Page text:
November 24, 2007

Rebecca Belmore, Fountain, 2005

Filed under: Imagination,Immersion,Installation,Narrative,The Body,Video — Graham Coulter-Smith @ 3:25 pm

Rebecca Belmore, Fountain, 2005Rebecca Belmore represented Canada in the 51st Venice Biennale, 2005. She presented an installation which was of interest because of its faithfulness to Claire Bishop’s description of installation art as differing from “traditional media (sculpture, painting, photography, video)” because it “addresses the viewer directly as a literal presence in the space’ (Bishop 2005: 6). Bishop argues that installation art “presupposes an embodied viewer whose senses of touch, smell and sound are as heightened as their sense of vision.” (Bishop 2005: 6) [emphasis added]. Belmore’s cheekily entitled Fountain, with its reference to Marcel Duchamp’s deconstruction of traditional sculpture (Coulter-Smith 2007), becomes a concrete example whereby we can address the veracity of Bishop’s claim that installation art is intrinsically more aesthetically immersive and immediate than any other form of visual art. To begin with I think the answer is no, but at the same time the use of theatrical devices designed to involve the viewer more deeply in the picture remains interesting.

Like most good ideas, Belmore’s Fountain is quite simple, and no one else has done it as far as I know: she projected video onto an artificial waterfall, or “water screen”. You can see the result here (VIDEO). One has the usual intimacy of the “black cube” effect typical of video installation; but, in addition to this, the floor is wet, this is real water, and although there is a soundtrack with the video, the sound of the water is real. So does this result in the “embodied” interaction with the work of which Bishop speaks? It does and it does not, because what is real is simultaneously theatrical, in the same sense that Olafur Eliasson’s re-creations of weather are theatrical.

Rebecca Belmore, Fountain, 2005Rather than saying that a work such as Fountain is intrinsically more advanced than painting and sculpture, we should speak more in terms of an expansion of materials: the expansion of the sculptural vocabulary. Such an expansion can lead to new aesthetico-sensory encounters–as in Belmore’s Fountain–but what is also important is the concomitant reinforcement and proliferation of associations in the mind of the viewer. One is still looking at a screen but the screen has become a material feature in itself: it has become a signifier. And as soon as I say that this sheet of water is a signifier I point to the artificiality of the materiality that Bishop puts forward as the basis for stating that installation art is more advanced than other forms of art. Installation does not bring us closer to reality, as Bishop argues; but its expanded palette of materials and its theatricality can enhance our imaginative engagement.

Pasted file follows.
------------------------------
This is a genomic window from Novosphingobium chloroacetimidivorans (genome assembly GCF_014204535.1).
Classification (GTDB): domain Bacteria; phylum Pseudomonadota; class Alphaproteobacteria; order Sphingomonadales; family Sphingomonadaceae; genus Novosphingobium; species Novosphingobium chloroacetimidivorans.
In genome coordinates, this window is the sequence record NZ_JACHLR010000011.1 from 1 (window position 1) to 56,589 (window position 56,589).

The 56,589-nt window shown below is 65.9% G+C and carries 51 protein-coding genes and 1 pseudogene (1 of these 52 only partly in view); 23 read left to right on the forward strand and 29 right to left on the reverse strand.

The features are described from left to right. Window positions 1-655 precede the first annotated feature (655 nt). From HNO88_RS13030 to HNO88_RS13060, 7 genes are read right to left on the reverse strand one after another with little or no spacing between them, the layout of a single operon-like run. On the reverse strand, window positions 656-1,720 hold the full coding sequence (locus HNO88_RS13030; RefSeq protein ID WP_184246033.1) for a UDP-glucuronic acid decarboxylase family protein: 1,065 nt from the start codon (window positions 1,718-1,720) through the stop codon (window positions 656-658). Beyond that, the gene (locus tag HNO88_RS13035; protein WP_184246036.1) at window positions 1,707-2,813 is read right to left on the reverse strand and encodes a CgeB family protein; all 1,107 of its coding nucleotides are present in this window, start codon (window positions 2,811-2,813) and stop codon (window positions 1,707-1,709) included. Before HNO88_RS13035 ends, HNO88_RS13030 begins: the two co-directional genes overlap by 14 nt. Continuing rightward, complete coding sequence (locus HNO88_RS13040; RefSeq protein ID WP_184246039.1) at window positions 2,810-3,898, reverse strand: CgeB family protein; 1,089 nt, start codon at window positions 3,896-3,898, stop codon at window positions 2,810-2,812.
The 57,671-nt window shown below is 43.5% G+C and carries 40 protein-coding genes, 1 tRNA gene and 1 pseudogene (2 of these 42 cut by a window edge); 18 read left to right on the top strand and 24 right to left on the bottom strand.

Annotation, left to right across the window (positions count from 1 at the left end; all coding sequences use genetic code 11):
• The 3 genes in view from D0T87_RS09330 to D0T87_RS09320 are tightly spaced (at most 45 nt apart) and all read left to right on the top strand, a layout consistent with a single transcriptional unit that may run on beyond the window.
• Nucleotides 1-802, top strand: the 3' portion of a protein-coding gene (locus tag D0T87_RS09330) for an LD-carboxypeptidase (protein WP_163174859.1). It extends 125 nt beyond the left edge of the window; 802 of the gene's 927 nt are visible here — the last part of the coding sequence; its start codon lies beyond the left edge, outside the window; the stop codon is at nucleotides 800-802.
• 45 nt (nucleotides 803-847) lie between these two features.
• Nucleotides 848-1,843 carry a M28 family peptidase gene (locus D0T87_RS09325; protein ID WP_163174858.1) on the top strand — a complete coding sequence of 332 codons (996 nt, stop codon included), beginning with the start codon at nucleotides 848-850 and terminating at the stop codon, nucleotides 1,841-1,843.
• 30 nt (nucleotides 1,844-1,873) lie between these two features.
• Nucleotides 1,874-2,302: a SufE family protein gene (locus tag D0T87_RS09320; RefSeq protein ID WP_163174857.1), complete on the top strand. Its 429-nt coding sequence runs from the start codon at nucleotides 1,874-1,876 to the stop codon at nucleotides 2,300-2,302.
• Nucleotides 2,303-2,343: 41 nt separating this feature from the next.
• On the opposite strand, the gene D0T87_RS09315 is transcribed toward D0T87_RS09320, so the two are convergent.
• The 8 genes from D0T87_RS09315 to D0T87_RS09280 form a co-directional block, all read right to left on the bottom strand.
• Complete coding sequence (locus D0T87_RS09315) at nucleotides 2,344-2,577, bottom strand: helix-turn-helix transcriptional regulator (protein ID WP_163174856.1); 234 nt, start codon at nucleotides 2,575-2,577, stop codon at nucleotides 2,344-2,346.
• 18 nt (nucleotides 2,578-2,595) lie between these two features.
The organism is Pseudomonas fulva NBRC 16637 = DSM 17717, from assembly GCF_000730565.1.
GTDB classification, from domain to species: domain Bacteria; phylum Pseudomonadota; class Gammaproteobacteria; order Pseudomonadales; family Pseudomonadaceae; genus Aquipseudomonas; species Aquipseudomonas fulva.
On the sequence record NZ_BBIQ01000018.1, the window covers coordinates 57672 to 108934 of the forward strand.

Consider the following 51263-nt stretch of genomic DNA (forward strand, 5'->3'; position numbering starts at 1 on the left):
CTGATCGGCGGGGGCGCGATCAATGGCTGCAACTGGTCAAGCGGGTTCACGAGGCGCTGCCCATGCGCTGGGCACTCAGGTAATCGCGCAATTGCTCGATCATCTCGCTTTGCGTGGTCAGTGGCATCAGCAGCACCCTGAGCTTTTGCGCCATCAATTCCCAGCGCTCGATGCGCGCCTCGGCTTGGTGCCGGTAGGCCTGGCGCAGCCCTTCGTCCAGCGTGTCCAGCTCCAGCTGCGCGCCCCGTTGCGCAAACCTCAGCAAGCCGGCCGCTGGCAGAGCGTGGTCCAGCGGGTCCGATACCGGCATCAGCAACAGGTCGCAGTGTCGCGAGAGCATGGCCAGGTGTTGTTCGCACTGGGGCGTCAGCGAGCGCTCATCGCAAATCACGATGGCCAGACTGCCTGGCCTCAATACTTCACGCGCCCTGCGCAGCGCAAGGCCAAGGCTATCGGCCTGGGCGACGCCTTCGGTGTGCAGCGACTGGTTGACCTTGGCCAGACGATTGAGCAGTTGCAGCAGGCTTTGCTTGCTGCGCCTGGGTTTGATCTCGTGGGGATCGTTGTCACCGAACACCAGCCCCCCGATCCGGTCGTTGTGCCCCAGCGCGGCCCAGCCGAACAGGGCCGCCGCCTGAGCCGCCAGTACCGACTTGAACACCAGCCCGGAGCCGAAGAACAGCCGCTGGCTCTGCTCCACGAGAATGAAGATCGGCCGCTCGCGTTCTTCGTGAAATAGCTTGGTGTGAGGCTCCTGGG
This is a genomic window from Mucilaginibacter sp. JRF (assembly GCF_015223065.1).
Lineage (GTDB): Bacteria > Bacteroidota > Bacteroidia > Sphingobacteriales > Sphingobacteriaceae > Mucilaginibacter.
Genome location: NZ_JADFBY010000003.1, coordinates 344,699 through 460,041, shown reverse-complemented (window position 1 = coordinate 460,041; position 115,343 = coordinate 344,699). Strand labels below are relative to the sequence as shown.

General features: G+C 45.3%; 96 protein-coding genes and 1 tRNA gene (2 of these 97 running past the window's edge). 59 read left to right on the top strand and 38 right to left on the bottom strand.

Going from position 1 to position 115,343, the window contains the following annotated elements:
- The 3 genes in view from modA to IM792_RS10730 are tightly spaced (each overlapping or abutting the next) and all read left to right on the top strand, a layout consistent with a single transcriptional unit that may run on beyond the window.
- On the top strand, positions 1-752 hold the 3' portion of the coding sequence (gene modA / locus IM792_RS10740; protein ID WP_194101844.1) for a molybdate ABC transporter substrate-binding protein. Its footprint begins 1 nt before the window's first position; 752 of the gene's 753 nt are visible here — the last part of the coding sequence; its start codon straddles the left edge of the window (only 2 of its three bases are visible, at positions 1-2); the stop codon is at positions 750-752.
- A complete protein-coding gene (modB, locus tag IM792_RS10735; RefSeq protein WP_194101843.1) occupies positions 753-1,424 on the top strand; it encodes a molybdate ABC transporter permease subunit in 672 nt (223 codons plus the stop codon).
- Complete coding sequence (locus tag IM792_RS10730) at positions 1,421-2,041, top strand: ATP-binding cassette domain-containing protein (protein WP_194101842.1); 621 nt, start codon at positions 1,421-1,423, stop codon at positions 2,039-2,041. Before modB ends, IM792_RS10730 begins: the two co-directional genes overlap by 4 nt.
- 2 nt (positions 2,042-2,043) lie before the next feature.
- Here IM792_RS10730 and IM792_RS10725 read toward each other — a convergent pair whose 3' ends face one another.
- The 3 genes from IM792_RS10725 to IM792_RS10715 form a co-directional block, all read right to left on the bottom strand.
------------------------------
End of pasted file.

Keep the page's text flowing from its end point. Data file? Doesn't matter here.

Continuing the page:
At one point in the video a fire suddenly bursts into life providing an elemental contrast to the drenching water, the fire dissolve fades into a person, a woman up to her waist in actual and videographic water and engrossed in a futile attempt to bail herself out of the deluge with a bucket. It is a labour of Sisyphus.

So, is one’s presence in the expanded materiality of this installation a more “embodied” experience than looking at a painting or sculpture? It is, but only in a trivial sense, because what is most important, and what is most engaging ultimately about this installation is its symbolic, narrative dimension.

One can remember Jacques Derrida here when in Of Grammatology he notes that the ‘indefinite process of supplementarity’ which is fundamental to signification ‘has always already infiltrated presence, always already inscribed there the space of repetition and the splitting of the self.’; which is to say that even the most immediate sensation of direct presence with material reality is interpenetrated with signification, even self is sign (cf. Lacan ‘the unconscious is structured like a language’). Derrida continues: ‘Representation in the abyss of presence is not an accident of presence; the desire of presence is, on the contrary, born from the abyss (the indefinite multiplication) of representation, from the representation of representation, etc.’ (1976: 163).

Bishop, Claire. 2005. Installation art: a critical history. Tate: London.
Derrida, J. 1976. Of Grammatology. Translated by G. C. Spivak. Baltimore, Maryland: Johns Hopkins University Press.


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